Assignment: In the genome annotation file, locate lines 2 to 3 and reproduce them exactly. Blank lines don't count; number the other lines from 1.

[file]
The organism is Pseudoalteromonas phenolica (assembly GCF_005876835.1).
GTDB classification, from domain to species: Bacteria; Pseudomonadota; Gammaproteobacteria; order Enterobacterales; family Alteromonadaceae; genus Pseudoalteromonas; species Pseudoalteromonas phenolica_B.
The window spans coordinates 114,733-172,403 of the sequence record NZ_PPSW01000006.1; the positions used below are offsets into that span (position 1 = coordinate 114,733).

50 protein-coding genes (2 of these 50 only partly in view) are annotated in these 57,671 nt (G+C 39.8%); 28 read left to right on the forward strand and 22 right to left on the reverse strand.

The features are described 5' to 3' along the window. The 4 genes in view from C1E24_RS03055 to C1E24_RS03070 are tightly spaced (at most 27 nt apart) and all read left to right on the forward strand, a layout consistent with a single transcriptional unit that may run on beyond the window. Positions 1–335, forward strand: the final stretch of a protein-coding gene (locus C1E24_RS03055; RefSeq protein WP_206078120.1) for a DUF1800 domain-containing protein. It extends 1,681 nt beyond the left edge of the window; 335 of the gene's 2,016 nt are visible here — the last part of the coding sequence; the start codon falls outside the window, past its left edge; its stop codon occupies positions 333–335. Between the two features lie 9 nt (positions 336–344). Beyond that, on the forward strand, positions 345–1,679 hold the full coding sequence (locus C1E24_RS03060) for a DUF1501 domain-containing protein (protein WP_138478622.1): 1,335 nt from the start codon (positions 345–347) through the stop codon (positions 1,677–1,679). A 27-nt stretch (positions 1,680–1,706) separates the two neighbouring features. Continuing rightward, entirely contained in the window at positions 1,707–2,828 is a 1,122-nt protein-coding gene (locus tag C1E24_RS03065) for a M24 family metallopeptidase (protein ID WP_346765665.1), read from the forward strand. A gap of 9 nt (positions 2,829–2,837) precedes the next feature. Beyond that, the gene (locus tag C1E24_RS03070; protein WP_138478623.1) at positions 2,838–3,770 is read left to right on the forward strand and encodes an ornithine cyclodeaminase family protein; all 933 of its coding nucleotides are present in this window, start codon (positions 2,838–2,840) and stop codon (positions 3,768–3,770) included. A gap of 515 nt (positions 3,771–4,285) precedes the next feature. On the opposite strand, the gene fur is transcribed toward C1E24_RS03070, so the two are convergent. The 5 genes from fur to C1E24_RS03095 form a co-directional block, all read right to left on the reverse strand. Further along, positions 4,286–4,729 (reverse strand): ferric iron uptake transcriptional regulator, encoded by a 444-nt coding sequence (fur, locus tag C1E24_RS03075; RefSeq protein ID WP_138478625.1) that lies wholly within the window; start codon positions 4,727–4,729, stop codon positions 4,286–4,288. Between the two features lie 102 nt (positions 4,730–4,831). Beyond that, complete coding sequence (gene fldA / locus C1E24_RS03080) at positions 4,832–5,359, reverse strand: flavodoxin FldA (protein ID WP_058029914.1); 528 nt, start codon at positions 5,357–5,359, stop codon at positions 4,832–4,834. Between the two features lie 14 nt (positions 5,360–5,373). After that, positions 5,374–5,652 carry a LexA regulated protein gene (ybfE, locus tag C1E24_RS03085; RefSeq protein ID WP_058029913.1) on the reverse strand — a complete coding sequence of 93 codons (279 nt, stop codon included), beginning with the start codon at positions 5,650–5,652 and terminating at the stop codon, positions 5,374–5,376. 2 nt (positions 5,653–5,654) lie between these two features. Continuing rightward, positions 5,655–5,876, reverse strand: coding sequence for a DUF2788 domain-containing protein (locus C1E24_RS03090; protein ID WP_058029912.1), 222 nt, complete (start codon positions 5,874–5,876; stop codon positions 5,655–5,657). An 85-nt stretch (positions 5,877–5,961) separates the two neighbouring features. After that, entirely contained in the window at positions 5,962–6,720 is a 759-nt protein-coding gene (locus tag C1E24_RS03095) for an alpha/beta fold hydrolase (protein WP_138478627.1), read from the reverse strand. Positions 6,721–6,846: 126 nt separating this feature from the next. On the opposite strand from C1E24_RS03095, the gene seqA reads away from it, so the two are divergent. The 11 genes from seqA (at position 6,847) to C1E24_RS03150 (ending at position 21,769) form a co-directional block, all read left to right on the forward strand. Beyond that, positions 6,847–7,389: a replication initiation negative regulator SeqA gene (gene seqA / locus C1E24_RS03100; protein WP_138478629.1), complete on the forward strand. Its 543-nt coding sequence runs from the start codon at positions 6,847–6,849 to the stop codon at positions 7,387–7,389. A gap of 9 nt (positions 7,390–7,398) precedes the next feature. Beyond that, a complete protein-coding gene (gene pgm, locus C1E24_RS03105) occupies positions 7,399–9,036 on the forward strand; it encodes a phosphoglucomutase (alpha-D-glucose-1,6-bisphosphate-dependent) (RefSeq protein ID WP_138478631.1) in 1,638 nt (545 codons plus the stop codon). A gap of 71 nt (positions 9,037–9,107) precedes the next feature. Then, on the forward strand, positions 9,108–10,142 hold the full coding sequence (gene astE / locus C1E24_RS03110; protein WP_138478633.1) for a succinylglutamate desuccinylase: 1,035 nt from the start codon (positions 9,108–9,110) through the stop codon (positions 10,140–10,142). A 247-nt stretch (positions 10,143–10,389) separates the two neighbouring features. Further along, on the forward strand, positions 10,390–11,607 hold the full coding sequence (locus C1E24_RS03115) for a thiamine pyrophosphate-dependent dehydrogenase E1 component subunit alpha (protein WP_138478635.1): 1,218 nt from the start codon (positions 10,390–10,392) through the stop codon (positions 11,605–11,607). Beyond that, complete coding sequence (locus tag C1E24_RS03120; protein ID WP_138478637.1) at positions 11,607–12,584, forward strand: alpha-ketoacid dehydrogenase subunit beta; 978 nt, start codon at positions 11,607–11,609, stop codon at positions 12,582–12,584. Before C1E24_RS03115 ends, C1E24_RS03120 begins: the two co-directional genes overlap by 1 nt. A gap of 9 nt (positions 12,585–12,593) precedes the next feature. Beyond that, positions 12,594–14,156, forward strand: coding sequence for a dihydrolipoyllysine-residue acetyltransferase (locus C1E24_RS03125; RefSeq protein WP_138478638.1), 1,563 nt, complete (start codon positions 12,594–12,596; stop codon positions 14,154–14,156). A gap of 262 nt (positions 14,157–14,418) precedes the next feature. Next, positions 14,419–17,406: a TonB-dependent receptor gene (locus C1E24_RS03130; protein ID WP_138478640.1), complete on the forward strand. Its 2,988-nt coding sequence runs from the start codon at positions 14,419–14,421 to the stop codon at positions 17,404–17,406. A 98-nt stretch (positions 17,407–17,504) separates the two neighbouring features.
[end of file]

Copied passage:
GTDB classification, from domain to species: Bacteria; Pseudomonadota; Gammaproteobacteria; order Enterobacterales; family Alteromonadaceae; genus Pseudoalteromonas; species Pseudoalteromonas phenolica_B.
The window spans coordinates 114,733-172,403 of the sequence record NZ_PPSW01000006.1; the positions used below are offsets into that span (position 1 = coordinate 114,733).